But there are some examples of good practice shared on the Bereavement Room Podcast. Shirin Shah, Lawyer and Co-founder of South Asian Sisters Speak, guest on Season 2, Episode 13, shares here experience of how her employer supported her during her Dad’s illness, “I was very lucky with my work that they basically let me take 3 months off to be with my Dad and they also paid me during that entire time as well. So I was very lucky that they did that because I think it was such extraordinary circumstances. I can't even imagine if I’d have to go to work and think about [work] at that particular time.” Shirin also shares about her experiences of grieving in lockdown and what it was like to return to work; “When I was talking about coming back [my manager] said, if you want to defer like your last rotation and defer your qualification, I'm happy for you to do that...What I decided to do in the end was like to come back on like staggered basis so to like start with three days a week and then moved up to four and then eventually back to full time. So I was extraordinarily lucky, not only to get three months off, but also to be paid during that period. When I talk to [other] people [about their experiences], it's not even your company's policy, it actually just turns out to be your manager and how empathetic they are and probably an element of how much power they have.”
We’ve also heard from people who’ve got in touch with The Loss Project about how they felt well supported by their employer when someone close to them died. Glyn told us about his experience working for a large, multinational, private company:
When my Dad died suddenly and unexpectedly in September 2018, my line manager was actually in the process of returning from sick leave and I was still covering parts of his job. On the day my Dad died, I managed to get through to another senior manager who was totally supportive and who did later that day anyway let my own line manager know what had happened.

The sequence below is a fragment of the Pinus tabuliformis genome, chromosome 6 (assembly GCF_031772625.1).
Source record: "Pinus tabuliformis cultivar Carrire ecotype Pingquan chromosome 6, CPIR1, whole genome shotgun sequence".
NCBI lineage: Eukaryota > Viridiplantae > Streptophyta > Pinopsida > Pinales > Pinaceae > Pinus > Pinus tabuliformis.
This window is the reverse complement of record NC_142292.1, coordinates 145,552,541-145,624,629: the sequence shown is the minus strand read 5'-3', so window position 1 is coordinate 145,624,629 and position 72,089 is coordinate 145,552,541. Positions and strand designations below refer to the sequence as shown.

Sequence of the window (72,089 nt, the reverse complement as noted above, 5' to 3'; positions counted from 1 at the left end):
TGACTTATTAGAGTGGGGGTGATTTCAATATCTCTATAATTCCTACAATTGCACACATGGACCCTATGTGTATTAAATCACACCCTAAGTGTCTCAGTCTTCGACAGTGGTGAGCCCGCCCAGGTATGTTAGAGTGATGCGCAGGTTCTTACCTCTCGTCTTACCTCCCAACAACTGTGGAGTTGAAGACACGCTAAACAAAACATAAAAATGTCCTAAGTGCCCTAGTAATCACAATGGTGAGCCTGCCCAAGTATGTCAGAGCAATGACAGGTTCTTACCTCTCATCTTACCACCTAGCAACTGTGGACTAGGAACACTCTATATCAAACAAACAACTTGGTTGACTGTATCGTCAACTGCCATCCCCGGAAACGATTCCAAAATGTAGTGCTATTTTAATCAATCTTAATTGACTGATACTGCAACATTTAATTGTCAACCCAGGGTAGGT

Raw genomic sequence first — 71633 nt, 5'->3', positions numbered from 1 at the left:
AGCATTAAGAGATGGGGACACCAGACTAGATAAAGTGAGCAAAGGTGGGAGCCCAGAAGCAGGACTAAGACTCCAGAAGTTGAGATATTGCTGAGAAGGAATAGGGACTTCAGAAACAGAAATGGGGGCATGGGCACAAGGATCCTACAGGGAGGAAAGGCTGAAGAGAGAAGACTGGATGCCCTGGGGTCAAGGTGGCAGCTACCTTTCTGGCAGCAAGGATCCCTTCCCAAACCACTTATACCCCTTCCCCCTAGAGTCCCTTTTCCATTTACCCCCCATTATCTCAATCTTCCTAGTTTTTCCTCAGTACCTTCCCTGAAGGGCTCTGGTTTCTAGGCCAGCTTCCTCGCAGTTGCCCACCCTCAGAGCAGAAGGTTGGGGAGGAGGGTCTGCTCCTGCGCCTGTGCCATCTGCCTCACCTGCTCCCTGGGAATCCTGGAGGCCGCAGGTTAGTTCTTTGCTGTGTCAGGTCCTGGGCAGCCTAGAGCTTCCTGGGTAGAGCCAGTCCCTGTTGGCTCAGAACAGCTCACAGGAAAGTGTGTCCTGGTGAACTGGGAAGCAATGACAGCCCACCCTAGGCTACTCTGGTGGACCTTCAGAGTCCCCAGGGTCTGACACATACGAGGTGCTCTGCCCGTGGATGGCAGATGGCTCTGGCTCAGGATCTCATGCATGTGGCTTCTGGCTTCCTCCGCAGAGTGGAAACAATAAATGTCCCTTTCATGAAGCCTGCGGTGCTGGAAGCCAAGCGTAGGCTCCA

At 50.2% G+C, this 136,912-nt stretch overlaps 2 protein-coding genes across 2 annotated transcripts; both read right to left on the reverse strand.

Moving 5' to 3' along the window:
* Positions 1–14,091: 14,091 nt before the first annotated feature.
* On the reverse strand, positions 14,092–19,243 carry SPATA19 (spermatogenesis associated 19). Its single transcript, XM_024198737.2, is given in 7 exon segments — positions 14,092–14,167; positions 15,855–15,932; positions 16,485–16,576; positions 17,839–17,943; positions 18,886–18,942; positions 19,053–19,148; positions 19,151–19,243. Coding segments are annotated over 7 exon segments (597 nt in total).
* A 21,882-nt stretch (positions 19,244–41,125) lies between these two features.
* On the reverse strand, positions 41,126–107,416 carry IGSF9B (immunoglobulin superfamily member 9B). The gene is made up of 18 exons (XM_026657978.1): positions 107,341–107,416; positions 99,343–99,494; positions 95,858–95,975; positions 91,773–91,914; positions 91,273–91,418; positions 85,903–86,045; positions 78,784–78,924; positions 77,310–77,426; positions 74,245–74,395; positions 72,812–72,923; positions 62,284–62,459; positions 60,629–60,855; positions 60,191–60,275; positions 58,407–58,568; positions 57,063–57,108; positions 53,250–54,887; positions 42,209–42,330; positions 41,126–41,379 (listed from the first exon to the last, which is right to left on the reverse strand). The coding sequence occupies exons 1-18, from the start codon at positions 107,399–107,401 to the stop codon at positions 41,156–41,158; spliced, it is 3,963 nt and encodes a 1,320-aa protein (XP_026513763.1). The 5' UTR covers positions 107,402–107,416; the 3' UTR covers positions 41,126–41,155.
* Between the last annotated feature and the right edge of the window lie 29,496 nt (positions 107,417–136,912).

The company policy was to allow a week compassionate leave for such an event, plus time for the funeral. On top of that, my own line manager called me the next day and said I was to take as much time off as I needed immediately - and then to work how I wanted for as long as I needed and to call him anytime if I needed to talk. How amazing is that? I felt so supported.
I returned to work, but things changed for me over the following few months. I had worked for the company for 25 years. I loved the company and loved my job, but by early New Year 2019, I realised I could do this no longer. Things that were once important were now no longer - and this included life in the corporate world. So, one Saturday morning, I said literally those words to my wife: “I don't think I can do this anymore”. Her first words were, “Well don't then: you don't have to.”
My company was so nice - they asked me to think a bit longer, but would still honour my notice period from the first day I tendered my resignation, and they also offered me other working arrangements and opportunities to keep me. But the die was cast and I knew what I had to do: and I had left by June.